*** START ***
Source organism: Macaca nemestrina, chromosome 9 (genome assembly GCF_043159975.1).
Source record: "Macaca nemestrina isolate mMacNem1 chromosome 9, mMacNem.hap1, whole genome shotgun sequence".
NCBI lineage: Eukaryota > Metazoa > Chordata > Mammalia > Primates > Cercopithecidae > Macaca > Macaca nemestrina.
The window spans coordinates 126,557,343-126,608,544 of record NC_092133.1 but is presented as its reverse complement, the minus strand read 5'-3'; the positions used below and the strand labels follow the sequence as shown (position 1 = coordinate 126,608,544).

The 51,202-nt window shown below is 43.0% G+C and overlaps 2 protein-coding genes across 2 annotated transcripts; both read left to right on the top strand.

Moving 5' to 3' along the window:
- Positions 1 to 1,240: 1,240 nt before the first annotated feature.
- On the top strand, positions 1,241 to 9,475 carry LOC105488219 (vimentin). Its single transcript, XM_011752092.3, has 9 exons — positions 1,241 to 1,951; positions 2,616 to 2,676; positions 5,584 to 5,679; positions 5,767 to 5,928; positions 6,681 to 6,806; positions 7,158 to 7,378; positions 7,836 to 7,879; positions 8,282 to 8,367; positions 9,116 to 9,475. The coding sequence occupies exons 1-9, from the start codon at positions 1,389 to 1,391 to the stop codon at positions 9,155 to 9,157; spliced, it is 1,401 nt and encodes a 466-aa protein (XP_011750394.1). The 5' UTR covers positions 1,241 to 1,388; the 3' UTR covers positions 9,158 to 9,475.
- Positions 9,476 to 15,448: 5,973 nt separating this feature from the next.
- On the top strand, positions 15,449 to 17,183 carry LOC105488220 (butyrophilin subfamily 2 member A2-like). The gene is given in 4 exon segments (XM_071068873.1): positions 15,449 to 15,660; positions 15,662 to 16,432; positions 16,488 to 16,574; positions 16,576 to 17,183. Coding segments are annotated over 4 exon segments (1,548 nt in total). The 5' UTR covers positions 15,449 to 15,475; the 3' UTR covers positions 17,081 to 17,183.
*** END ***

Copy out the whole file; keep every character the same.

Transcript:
Source organism: Macaca nemestrina, chromosome 9 (genome assembly GCF_043159975.1).
Source record: "Macaca nemestrina isolate mMacNem1 chromosome 9, mMacNem.hap1, whole genome shotgun sequence".
NCBI lineage: Eukaryota > Metazoa > Chordata > Mammalia > Primates > Cercopithecidae > Macaca > Macaca nemestrina.
The window spans coordinates 126,557,343-126,608,544 of record NC_092133.1 but is presented as its reverse complement, the minus strand read 5'-3'; the positions used below and the strand labels follow the sequence as shown (position 1 = coordinate 126,608,544).

The 51,202-nt window shown below is 43.0% G+C and overlaps 2 protein-coding genes across 2 annotated transcripts; both read left to right on the top strand.

Moving 5' to 3' along the window:
- Positions 1 to 1,240: 1,240 nt before the first annotated feature.
- On the top strand, positions 1,241 to 9,475 carry LOC105488219 (vimentin). Its single transcript, XM_011752092.3, has 9 exons — positions 1,241 to 1,951; positions 2,616 to 2,676; positions 5,584 to 5,679; positions 5,767 to 5,928; positions 6,681 to 6,806; positions 7,158 to 7,378; positions 7,836 to 7,879; positions 8,282 to 8,367; positions 9,116 to 9,475. The coding sequence occupies exons 1-9, from the start codon at positions 1,389 to 1,391 to the stop codon at positions 9,155 to 9,157; spliced, it is 1,401 nt and encodes a 466-aa protein (XP_011750394.1). The 5' UTR covers positions 1,241 to 1,388; the 3' UTR covers positions 9,158 to 9,475.
- Positions 9,476 to 15,448: 5,973 nt separating this feature from the next.
- On the top strand, positions 15,449 to 17,183 carry LOC105488220 (butyrophilin subfamily 2 member A2-like). The gene is given in 4 exon segments (XM_071068873.1): positions 15,449 to 15,660; positions 15,662 to 16,432; positions 16,488 to 16,574; positions 16,576 to 17,183. Coding segments are annotated over 4 exon segments (1,548 nt in total). The 5' UTR covers positions 15,449 to 15,475; the 3' UTR covers positions 17,081 to 17,183.